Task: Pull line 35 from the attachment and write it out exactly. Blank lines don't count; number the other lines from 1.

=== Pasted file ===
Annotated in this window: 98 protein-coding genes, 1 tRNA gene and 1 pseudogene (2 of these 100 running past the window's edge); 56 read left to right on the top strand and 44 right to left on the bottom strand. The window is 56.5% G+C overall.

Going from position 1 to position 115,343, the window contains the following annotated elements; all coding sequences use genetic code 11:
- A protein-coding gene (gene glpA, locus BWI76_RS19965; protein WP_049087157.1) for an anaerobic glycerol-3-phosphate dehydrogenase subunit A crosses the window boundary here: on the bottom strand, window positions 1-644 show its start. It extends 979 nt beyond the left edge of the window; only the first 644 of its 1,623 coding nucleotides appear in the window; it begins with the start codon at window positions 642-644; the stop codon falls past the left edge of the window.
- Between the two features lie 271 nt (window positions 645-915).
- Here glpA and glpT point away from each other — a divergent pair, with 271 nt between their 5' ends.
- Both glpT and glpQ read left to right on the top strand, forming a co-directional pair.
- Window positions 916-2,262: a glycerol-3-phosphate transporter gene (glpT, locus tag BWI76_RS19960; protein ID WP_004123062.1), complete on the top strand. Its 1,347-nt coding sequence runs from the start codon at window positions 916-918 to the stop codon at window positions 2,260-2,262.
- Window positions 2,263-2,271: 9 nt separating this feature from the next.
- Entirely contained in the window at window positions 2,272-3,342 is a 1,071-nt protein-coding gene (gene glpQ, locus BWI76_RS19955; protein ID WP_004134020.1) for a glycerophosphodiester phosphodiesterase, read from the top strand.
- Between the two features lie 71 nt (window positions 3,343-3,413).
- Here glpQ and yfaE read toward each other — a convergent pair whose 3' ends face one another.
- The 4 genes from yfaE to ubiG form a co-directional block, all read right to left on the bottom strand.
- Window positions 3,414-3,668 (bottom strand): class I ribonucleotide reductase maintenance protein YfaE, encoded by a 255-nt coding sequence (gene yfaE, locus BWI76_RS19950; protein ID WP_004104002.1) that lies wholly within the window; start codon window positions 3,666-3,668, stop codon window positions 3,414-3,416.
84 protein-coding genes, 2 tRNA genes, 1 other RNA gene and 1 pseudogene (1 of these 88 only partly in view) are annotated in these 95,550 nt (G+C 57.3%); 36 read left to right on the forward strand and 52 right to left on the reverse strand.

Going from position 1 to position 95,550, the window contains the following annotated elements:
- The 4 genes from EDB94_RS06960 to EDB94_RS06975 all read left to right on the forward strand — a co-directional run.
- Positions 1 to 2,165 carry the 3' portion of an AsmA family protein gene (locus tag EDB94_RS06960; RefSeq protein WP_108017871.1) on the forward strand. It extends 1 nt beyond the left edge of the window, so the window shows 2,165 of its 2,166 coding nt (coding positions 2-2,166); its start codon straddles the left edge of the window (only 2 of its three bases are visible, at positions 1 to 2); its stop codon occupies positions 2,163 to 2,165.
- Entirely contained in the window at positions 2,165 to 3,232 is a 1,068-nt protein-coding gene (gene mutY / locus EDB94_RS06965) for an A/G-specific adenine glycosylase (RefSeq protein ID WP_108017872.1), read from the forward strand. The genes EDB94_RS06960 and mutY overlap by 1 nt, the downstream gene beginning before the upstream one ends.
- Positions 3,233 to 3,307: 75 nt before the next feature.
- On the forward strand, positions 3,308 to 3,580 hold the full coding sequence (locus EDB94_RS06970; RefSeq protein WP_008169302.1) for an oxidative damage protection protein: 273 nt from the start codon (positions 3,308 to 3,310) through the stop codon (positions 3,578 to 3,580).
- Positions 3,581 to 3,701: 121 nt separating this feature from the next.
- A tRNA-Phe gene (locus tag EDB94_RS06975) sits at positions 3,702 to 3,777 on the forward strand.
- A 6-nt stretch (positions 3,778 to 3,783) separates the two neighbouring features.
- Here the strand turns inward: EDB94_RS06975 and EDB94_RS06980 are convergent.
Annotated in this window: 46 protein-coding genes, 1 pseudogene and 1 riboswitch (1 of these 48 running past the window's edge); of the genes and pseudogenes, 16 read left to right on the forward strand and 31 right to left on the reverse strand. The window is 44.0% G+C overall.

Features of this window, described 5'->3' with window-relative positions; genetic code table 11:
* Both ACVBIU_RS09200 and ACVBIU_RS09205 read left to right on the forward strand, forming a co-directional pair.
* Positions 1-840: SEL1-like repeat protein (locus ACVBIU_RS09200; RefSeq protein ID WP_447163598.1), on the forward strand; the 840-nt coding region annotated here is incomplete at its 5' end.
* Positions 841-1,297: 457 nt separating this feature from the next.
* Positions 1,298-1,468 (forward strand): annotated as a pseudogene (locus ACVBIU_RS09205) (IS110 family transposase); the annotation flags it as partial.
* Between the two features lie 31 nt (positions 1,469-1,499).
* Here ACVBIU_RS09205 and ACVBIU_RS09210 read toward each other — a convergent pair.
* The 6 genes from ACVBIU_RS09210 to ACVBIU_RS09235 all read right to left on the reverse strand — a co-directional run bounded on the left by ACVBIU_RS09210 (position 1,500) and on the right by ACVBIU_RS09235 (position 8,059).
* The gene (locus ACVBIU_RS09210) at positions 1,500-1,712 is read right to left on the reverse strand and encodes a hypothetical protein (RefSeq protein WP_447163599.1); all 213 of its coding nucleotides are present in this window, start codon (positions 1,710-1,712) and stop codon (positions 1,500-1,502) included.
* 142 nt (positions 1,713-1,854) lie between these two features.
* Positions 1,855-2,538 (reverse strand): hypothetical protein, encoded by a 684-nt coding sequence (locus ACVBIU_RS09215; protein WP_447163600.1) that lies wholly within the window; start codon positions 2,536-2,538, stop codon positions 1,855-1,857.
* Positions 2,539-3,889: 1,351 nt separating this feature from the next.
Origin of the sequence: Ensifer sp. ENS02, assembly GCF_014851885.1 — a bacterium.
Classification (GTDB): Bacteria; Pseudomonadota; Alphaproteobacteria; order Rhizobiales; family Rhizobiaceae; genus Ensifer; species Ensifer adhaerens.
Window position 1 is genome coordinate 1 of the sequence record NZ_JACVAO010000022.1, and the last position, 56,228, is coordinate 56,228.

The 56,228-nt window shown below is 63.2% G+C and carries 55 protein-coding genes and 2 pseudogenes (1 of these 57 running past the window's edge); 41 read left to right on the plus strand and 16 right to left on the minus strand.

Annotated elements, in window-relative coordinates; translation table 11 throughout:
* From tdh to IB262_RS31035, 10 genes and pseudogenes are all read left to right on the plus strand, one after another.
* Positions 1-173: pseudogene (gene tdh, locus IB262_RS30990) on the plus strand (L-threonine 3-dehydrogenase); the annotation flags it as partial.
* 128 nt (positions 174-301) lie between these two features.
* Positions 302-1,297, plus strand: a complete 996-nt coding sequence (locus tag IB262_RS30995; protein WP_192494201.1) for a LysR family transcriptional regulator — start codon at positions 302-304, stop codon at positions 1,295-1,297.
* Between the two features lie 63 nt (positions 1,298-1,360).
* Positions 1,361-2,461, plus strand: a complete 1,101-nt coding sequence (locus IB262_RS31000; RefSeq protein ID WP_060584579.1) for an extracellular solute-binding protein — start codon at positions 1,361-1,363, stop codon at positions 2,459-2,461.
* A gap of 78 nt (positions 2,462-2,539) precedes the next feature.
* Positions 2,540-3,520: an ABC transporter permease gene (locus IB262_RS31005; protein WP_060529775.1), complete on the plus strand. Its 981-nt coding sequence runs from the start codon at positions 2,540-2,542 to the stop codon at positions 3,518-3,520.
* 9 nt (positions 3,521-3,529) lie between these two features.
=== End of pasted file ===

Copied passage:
* 142 nt (positions 1,713-1,854) lie between these two features.